Picture: REUTERS/PAULO WHITAKER
Picture: REUTERS/PAULO WHITAKER

Past practices in SA have resulted in excessive concentrations of ownership and control within the economy, and since our first democratic elections in 1994, it has been an imperative to transform the SA economy to promote equal opportunity.

The SA fuel industry must meet significant transformation objectives within the next five years — not only to ensure basic compliance with the government’s expectations in terms of the Liquid Fuels Charter, but also to ensure a sustainable industry.

Like most other countries, the fuel industry in SA is considered to be of strategic importance to ensure energy security and economic growth. According to the SA Petroleum Industry Association, the fuel subsector contributes about 8% to the country's GDP, which is about R300bn in production output. There are about 5,000 petrol stations across all brands, creating more than 700,000 direct and indirect job opportunities that make up 5% of total formal employment in SA.

The government has introduced several policy and legislative reforms in its efforts to help with this transformation — the B-BBEE Act and Petroleum Products Act, which promote the participation of black people in the SA economy; and the Competition Act, which among other things promotes a greater spread of ownership, particularly an increase in the ownership stake of historically disadvantaged South Africans. Government has also concluded agreements with certain industries and developed charters in terms of which industry participants and government agree to certain transformation goals, while passed industry-specific legislation also promotes the transformation of the fuel industry.

Although the liquid fuels industry is highly regulated with government dictating the petrol price, black entrepreneurs still face challenges such as access to infrastructure, finance and markets. It is important to shape transformation in a holistic manner and to encourage greater market integration, removing obstacles that retard competition and entry into the industry orderly, but swiftly. Businesses are faced with the realisation that transformation is more than just a compliance exercise. They must now also look at ways to add sustainable value to the lives of historically disadvantaged South Africans through empowerment initiatives.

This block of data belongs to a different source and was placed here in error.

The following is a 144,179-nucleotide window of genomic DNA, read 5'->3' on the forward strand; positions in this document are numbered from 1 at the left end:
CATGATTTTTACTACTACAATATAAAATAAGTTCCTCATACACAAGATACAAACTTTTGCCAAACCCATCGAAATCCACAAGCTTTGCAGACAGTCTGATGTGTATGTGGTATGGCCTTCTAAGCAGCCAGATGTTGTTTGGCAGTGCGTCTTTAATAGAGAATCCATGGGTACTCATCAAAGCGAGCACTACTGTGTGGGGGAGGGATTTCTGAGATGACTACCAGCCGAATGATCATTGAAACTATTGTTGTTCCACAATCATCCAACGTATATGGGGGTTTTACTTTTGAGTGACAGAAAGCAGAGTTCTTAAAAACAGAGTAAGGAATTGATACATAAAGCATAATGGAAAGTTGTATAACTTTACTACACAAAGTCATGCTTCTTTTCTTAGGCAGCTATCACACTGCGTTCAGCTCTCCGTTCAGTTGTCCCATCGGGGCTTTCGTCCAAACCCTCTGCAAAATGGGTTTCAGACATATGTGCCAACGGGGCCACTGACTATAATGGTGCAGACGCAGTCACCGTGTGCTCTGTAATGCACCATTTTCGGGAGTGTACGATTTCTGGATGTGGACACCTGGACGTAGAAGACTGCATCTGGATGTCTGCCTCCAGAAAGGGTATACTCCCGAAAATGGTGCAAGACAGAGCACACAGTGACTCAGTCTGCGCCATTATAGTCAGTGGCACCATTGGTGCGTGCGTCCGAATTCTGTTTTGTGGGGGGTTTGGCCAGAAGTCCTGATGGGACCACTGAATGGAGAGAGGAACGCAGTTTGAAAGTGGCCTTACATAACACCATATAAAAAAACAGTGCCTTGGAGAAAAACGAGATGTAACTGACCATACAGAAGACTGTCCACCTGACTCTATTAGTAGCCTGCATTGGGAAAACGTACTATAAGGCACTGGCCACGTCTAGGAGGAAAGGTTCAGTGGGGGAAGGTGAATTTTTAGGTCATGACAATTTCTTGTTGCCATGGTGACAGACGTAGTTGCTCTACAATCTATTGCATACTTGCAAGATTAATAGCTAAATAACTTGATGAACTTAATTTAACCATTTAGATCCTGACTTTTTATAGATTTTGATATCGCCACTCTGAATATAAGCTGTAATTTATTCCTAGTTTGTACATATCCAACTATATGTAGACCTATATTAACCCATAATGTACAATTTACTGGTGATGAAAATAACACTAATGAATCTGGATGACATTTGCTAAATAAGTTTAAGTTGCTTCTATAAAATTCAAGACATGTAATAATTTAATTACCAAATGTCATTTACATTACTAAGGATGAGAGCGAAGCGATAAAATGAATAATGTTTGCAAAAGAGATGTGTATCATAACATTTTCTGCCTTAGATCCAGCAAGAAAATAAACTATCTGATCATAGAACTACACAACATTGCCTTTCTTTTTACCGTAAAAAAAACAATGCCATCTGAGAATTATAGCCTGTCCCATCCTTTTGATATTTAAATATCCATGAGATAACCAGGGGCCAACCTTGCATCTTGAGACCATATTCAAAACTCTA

Ultimately, to achieve greater economic equality key players in the industry must promote greater responsibility towards economic, political, and social objectives, driven by progressive, principled thought and positions. Our role is to help all players in the industry to transform, focusing on those who are serious about achieving their transformation goals.

But the effects of transformation within the fuel industry has been slow. There are still very few black entrants who struggle to increase their market share. There are also limited measures imposed by the government to ensure and enforce compliance with its policy considerations and transformation requirements. However, transformation is an ongoing process.

The challenge of implementing transformation must be managed continuously to ensure the development of a robust and economically sustainable sector. We need solutions that keep up with the pace of transformation to help companies implement transformation policies effectively through appropriate strategies, programmes, and actions. Communication and consultation with all role players will foster a supportive culture of co-operation and understanding.

• Keylock is national franchise manager at Nedbank Business Banking.

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